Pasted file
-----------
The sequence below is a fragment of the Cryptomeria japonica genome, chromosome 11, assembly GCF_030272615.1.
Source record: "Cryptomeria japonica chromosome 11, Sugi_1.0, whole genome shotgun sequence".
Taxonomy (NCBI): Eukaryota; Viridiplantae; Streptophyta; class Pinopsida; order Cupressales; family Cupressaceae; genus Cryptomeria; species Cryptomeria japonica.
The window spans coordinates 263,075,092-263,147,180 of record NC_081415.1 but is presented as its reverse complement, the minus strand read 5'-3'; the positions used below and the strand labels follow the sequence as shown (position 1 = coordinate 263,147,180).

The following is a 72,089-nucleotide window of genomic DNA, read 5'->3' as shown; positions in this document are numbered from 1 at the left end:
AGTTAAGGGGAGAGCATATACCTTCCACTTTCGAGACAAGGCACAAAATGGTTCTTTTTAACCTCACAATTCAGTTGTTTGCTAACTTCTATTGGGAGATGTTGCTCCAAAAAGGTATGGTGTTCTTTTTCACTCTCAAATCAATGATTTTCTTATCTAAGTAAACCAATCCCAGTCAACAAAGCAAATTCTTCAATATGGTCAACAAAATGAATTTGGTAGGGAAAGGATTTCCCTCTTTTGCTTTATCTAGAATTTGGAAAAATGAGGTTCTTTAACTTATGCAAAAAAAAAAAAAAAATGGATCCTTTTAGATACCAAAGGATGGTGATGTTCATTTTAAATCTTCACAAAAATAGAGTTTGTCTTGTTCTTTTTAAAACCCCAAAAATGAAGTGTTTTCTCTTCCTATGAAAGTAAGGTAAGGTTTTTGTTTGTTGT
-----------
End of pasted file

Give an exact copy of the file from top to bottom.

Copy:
The sequence below is a fragment of the Cryptomeria japonica genome, chromosome 11, assembly GCF_030272615.1.
Source record: "Cryptomeria japonica chromosome 11, Sugi_1.0, whole genome shotgun sequence".
Taxonomy (NCBI): Eukaryota; Viridiplantae; Streptophyta; class Pinopsida; order Cupressales; family Cupressaceae; genus Cryptomeria; species Cryptomeria japonica.
The window spans coordinates 263,075,092-263,147,180 of record NC_081415.1 but is presented as its reverse complement, the minus strand read 5'-3'; the positions used below and the strand labels follow the sequence as shown (position 1 = coordinate 263,147,180).

The following is a 72,089-nucleotide window of genomic DNA, read 5'->3' as shown; positions in this document are numbered from 1 at the left end:
AGTTAAGGGGAGAGCATATACCTTCCACTTTCGAGACAAGGCACAAAATGGTTCTTTTTAACCTCACAATTCAGTTGTTTGCTAACTTCTATTGGGAGATGTTGCTCCAAAAAGGTATGGTGTTCTTTTTCACTCTCAAATCAATGATTTTCTTATCTAAGTAAACCAATCCCAGTCAACAAAGCAAATTCTTCAATATGGTCAACAAAATGAATTTGGTAGGGAAAGGATTTCCCTCTTTTGCTTTATCTAGAATTTGGAAAAATGAGGTTCTTTAACTTATGCAAAAAAAAAAAAAAAATGGATCCTTTTAGATACCAAAGGATGGTGATGTTCATTTTAAATCTTCACAAAAATAGAGTTTGTCTTGTTCTTTTTAAAACCCCAAAAATGAAGTGTTTTCTCTTCCTATGAAAGTAAGGTAAGGTTTTTGTTTGTTGT